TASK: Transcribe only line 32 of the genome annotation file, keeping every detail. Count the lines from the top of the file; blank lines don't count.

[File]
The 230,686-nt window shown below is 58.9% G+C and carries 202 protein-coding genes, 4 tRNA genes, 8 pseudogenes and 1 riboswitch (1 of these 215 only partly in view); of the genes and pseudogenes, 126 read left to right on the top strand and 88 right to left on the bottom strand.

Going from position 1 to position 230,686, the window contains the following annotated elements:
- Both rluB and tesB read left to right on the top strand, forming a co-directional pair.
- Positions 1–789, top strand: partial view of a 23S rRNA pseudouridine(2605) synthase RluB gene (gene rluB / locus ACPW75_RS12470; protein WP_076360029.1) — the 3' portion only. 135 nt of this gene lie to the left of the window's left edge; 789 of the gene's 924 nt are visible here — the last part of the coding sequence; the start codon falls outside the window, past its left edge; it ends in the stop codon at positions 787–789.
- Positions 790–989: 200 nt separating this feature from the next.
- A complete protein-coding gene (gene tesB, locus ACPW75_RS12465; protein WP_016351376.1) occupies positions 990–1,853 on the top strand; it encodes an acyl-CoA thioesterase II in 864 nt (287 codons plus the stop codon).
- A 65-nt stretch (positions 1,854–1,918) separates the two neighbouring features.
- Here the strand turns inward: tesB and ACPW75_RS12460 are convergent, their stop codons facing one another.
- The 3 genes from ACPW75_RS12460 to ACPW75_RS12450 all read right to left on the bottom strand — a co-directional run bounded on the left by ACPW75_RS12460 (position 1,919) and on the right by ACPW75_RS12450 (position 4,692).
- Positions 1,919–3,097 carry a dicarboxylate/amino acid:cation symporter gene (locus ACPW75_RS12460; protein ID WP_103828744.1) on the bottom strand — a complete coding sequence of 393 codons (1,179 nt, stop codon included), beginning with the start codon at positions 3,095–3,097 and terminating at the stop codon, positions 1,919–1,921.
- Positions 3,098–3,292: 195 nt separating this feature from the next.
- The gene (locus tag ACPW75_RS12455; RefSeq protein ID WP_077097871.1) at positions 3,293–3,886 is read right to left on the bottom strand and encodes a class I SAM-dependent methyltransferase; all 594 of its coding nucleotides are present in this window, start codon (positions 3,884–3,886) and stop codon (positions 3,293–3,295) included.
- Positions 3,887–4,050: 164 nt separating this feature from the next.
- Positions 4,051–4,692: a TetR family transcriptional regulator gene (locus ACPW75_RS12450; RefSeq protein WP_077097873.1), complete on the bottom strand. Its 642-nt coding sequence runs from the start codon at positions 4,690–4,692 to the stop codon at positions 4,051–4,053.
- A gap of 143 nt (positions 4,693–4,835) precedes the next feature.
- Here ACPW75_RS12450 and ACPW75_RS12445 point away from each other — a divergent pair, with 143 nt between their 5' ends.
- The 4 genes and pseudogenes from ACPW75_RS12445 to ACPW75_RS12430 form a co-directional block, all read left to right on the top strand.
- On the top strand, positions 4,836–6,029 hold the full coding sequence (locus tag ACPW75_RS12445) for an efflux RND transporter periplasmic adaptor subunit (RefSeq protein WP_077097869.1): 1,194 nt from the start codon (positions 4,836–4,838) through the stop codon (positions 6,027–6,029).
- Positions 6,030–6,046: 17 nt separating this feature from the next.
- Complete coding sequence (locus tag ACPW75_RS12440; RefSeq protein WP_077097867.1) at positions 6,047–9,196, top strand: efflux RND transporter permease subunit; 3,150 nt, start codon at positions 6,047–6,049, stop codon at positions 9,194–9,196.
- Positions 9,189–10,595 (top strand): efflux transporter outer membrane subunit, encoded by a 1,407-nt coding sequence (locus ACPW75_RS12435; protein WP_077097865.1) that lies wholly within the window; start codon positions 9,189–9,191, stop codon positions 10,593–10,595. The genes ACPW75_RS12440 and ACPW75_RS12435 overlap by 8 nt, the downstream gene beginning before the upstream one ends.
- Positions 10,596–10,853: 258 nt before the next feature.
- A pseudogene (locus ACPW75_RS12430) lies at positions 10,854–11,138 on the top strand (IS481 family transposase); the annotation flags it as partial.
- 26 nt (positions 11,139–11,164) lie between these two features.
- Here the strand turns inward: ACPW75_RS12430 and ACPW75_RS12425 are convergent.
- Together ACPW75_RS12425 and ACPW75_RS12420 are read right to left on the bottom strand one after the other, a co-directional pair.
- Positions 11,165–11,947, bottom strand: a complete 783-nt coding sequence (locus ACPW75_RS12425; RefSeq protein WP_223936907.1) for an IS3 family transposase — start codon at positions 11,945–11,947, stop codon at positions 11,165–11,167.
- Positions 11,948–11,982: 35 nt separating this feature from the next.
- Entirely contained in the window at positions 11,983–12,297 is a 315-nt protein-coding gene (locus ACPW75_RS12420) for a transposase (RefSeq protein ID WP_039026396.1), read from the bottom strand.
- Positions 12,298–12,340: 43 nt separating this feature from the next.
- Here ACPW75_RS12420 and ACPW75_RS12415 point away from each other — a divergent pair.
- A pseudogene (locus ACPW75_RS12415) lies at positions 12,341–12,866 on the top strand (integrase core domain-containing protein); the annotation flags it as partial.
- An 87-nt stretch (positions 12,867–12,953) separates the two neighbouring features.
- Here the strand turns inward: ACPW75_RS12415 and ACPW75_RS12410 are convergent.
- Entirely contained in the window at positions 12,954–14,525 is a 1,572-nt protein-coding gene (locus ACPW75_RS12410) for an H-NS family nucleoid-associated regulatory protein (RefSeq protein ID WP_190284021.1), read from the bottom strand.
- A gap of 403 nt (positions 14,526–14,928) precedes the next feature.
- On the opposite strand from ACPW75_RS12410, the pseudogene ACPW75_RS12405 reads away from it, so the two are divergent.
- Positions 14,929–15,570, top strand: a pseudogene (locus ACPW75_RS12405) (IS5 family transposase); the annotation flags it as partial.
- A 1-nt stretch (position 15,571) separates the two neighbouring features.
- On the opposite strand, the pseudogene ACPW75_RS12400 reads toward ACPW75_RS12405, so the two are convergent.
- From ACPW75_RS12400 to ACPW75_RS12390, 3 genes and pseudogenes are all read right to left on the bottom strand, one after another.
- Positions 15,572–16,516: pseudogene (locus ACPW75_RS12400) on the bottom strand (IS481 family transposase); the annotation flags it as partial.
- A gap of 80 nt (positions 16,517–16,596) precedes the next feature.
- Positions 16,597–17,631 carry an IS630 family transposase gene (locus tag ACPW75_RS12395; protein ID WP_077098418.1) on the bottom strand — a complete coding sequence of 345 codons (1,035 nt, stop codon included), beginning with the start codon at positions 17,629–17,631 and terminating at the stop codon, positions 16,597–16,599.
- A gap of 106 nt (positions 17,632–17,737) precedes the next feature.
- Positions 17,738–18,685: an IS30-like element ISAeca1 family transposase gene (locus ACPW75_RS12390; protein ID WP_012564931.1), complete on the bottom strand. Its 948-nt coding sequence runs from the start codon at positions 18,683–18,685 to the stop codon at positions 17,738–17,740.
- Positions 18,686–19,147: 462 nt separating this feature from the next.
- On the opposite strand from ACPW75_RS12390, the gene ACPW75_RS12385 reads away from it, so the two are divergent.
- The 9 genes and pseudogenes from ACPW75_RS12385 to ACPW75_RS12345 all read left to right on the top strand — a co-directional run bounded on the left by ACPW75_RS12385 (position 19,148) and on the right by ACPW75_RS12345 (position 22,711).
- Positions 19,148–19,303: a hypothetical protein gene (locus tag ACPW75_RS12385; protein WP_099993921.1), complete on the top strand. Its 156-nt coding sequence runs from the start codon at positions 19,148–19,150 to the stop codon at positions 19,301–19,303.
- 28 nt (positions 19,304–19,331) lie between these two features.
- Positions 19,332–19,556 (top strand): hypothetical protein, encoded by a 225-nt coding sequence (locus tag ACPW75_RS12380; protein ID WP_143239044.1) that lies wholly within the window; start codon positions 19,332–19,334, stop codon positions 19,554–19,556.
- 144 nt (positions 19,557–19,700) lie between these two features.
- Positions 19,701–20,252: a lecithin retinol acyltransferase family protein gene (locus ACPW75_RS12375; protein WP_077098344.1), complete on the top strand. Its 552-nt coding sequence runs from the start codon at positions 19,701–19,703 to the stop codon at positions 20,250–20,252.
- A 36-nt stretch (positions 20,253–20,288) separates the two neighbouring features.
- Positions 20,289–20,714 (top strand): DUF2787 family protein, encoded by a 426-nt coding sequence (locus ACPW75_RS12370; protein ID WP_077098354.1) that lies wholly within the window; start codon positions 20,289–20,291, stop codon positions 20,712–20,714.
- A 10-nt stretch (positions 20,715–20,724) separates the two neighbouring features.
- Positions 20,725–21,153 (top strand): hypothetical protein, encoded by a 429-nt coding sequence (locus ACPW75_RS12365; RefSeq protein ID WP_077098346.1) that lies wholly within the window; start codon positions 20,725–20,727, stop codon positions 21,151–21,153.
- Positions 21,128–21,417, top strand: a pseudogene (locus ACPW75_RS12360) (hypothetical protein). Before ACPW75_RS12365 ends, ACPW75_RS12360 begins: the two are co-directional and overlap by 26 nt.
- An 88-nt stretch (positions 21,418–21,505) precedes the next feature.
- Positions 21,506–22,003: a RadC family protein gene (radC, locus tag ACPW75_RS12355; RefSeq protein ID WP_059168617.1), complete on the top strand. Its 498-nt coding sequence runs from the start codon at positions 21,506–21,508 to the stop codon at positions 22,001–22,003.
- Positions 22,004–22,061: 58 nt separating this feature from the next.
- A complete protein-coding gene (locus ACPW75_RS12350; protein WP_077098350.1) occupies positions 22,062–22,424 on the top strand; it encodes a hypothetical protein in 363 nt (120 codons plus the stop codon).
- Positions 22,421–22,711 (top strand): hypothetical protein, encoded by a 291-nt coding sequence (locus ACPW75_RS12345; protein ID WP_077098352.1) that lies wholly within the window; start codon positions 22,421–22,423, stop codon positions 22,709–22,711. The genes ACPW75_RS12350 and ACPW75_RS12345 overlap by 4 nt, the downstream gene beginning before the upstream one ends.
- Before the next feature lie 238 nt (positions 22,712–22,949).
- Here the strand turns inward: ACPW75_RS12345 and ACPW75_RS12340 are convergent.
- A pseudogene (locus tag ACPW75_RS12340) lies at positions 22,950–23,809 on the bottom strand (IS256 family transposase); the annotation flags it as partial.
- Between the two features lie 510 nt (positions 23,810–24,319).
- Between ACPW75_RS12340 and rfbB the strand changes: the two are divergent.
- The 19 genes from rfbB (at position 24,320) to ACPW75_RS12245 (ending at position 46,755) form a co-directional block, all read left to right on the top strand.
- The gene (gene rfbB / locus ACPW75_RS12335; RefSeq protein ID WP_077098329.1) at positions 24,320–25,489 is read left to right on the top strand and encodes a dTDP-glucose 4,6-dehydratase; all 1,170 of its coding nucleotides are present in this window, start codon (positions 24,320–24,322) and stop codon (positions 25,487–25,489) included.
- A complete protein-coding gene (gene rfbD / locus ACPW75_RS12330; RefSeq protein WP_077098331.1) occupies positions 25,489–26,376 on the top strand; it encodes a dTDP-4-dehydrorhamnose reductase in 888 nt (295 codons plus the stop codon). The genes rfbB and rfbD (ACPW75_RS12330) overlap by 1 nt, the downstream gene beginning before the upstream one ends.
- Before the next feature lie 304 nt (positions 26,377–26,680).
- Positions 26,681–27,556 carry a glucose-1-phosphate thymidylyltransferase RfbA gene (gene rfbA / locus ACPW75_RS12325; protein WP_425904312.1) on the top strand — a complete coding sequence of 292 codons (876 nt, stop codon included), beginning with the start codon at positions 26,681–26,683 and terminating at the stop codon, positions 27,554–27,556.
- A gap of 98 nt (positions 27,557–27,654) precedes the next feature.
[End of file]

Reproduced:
- A pseudogene (locus ACPW75_RS12415) lies at positions 12,341–12,866 on the top strand (integrase core domain-containing protein); the annotation flags it as partial.